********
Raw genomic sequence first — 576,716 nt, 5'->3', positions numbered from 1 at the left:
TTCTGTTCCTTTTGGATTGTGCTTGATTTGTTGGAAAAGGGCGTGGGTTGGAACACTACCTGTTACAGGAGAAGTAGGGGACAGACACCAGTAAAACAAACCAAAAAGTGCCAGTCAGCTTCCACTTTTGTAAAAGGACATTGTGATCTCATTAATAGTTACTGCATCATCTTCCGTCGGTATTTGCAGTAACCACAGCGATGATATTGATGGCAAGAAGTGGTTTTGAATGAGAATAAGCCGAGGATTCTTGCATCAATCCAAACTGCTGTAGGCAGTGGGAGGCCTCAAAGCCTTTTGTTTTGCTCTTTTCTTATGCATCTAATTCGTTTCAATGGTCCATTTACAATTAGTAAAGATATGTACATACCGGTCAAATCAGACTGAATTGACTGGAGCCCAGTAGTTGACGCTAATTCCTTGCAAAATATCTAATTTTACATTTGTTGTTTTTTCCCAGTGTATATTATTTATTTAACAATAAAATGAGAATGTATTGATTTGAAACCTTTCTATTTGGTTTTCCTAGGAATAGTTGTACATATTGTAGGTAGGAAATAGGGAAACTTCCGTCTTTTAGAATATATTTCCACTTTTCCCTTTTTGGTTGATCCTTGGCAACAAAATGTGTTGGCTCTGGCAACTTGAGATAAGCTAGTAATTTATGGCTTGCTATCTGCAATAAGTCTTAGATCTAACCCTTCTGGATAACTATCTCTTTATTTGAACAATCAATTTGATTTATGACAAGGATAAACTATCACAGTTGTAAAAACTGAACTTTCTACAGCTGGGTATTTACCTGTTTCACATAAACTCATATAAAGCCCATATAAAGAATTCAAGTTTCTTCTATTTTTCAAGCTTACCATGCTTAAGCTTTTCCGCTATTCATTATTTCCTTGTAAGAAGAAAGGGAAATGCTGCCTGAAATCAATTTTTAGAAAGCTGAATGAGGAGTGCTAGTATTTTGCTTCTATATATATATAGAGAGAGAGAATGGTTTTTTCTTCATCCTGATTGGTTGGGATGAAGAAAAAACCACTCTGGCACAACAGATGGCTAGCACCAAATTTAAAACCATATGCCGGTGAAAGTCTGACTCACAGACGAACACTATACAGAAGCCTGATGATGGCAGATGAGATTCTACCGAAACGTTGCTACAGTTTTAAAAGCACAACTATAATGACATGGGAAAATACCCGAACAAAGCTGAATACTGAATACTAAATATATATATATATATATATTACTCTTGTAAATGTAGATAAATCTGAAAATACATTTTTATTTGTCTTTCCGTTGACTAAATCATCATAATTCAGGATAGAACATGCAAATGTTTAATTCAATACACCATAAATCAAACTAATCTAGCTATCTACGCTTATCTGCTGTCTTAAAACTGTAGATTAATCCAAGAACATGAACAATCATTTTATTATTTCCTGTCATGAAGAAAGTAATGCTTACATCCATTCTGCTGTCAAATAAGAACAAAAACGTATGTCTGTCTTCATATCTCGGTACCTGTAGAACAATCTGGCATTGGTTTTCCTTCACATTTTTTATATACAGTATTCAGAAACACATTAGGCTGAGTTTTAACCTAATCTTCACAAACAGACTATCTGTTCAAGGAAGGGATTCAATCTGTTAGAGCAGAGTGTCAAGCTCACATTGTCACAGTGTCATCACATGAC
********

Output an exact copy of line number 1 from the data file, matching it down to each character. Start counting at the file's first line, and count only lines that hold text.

Raw genomic sequence first — 576,716 nt, 5'->3', positions numbered from 1 at the left: